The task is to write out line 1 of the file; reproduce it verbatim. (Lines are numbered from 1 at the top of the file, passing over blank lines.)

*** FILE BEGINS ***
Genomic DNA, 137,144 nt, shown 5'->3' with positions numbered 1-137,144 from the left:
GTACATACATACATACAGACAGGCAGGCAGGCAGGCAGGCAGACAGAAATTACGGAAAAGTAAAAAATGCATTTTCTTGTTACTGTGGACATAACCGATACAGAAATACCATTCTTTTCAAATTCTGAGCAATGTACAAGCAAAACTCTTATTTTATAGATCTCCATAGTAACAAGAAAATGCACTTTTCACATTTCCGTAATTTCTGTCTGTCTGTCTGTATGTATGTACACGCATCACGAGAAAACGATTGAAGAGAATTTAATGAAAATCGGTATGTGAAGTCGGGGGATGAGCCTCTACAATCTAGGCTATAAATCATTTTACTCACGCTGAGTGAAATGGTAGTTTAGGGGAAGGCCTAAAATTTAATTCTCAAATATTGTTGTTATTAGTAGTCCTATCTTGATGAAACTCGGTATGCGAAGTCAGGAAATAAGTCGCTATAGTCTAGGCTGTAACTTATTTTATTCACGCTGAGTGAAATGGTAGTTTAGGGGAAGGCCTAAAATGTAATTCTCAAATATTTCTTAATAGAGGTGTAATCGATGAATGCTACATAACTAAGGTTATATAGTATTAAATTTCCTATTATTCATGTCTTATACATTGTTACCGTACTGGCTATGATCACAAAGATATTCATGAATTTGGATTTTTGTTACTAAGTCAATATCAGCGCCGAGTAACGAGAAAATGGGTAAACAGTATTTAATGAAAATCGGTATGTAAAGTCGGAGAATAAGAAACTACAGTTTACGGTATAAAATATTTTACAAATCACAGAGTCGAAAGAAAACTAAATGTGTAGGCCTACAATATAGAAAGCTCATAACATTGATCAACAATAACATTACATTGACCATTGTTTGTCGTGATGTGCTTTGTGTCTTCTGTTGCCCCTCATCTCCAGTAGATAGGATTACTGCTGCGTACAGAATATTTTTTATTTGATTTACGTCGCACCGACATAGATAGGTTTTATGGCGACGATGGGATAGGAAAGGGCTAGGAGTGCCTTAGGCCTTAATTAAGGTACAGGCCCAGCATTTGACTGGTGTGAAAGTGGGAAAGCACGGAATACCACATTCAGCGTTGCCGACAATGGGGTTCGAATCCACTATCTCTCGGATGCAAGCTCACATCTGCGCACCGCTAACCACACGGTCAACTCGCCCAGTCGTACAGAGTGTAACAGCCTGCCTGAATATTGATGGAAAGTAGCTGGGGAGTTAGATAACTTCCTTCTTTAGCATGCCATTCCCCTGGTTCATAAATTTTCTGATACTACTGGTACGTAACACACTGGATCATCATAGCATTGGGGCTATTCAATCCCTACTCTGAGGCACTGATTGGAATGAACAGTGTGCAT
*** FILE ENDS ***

Genomic DNA, 137,144 nt, shown 5'->3' with positions numbered 1-137,144 from the left: